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Women Hit by Alzheimer's Hardest, Report Finds

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    A special matchday programme goes on sale in tribute to Norwich stalwart Duncan Forbes who has been diagnosed with Alzheimers prior to the Barclays Premier League match between Norwich and Stoke at Carrow Road on March 8, 2014 in Norwich, England.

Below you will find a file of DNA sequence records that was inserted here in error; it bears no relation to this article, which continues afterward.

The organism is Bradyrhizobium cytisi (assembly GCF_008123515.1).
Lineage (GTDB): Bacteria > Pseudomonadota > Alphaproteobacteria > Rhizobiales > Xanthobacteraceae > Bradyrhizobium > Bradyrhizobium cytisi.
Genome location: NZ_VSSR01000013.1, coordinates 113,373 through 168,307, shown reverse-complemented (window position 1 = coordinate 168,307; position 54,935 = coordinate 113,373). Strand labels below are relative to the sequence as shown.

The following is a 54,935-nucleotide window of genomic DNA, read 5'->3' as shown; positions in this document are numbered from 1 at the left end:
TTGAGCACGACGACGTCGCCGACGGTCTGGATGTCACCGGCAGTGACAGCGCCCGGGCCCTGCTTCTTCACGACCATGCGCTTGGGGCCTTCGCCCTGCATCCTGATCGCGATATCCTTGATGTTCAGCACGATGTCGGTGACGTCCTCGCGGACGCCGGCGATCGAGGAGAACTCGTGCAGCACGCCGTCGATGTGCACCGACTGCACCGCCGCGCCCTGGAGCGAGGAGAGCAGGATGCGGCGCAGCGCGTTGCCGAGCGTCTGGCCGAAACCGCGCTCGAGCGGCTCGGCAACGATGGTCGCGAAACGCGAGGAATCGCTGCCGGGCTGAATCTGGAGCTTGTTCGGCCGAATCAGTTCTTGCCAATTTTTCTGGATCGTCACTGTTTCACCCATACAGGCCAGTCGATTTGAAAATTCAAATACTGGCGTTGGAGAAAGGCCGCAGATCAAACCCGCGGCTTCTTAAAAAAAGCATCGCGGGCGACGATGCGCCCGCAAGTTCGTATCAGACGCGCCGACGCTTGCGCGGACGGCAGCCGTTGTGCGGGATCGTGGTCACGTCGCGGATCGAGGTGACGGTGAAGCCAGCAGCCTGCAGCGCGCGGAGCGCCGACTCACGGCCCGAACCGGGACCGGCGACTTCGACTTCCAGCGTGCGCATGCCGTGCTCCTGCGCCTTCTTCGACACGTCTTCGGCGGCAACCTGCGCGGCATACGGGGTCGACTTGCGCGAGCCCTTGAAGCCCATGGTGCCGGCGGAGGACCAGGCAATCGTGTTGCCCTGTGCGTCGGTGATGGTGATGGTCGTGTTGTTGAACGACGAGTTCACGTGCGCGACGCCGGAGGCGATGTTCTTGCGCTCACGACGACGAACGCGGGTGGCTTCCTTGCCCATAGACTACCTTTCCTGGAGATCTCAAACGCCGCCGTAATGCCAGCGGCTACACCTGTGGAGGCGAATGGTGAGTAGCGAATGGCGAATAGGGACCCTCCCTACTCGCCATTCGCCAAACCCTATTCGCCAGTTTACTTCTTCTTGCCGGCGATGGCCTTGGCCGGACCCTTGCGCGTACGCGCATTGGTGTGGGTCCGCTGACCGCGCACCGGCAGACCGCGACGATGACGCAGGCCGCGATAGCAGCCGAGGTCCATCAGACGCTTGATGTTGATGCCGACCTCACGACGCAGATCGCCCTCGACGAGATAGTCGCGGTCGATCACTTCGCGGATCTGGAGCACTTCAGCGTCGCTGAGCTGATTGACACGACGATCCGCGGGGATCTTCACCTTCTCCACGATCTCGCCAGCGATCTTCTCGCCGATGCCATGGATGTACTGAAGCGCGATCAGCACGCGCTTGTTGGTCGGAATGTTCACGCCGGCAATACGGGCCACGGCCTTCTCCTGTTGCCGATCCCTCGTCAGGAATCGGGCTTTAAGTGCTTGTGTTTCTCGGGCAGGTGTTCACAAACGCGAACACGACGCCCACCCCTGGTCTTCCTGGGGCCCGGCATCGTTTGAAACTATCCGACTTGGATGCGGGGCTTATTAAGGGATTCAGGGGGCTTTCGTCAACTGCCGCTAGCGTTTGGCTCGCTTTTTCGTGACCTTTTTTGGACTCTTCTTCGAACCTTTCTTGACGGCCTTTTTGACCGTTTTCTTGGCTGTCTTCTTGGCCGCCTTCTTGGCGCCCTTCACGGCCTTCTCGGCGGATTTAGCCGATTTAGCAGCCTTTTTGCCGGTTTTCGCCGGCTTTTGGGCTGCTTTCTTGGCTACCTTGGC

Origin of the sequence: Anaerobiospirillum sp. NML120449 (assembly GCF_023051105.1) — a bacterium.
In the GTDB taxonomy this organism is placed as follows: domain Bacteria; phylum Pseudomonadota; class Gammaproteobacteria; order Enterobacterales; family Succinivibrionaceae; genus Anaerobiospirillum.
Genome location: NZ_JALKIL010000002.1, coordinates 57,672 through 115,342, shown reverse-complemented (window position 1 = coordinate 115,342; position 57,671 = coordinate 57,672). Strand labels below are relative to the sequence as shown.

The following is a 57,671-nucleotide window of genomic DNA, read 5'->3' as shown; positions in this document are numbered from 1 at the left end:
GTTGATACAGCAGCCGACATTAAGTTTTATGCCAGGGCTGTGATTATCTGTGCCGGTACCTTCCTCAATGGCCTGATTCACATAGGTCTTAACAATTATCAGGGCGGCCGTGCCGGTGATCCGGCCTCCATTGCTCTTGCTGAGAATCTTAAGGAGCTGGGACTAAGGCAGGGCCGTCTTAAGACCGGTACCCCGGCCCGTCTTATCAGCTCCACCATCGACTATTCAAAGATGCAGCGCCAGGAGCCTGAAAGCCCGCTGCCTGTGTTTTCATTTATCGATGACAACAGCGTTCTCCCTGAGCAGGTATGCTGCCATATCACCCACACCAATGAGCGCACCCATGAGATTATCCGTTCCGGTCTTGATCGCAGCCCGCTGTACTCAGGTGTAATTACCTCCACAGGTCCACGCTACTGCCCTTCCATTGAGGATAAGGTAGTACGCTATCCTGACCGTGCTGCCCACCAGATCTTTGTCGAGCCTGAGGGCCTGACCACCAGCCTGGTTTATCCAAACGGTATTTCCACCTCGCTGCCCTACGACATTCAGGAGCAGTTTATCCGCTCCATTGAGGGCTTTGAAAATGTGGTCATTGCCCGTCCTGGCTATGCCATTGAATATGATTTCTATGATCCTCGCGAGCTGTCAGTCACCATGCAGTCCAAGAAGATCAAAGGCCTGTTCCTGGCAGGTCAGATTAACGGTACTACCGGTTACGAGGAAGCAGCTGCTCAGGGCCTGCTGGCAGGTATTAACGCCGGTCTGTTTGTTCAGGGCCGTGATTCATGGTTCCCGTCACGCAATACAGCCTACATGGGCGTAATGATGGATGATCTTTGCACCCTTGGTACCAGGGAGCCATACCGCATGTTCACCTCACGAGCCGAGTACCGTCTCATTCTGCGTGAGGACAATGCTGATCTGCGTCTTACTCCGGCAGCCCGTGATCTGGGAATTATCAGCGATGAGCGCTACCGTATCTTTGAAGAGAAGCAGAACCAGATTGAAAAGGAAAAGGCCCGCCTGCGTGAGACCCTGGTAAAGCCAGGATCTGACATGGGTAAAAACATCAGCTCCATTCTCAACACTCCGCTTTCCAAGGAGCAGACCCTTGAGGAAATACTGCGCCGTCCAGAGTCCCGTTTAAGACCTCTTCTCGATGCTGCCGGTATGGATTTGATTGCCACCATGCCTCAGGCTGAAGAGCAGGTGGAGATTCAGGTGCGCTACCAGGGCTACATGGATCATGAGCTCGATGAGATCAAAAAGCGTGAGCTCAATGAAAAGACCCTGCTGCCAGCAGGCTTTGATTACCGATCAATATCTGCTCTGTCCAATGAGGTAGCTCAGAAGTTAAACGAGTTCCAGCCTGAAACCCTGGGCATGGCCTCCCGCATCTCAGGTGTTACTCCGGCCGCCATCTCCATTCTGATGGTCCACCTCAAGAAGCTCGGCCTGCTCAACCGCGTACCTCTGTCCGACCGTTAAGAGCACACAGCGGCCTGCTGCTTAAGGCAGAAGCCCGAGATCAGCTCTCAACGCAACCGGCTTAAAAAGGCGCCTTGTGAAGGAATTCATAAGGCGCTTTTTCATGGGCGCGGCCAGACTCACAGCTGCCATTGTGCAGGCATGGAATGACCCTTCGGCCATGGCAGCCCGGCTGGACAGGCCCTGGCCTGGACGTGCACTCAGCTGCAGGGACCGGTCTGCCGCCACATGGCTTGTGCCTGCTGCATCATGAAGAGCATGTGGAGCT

Women suffer the most from Alzheimer’s disease in the U.S., according to a new report — making up not only the majority of cases, but carrying more of the burden of caring for the growing population with the illness. Women in their 60s are about twice as likely to develop Alzheimer’s over the rest of their lives as they are to develop breast cancer, according to the new report from the Alzheimer’s Association. It affects more than 5 million Americans, a number projected to soar to 13 million over the next 35 years. There are more than twice as many women as men taking care of someone with Alzheimer’s all day, every day, the report finds. The Association says the total national cost of caring for people with Alzheimer’s and other dementias is projected to reach $214 billion this year. The report calculates that unpaid caregiving by family and friends would add up to another $220 billion.

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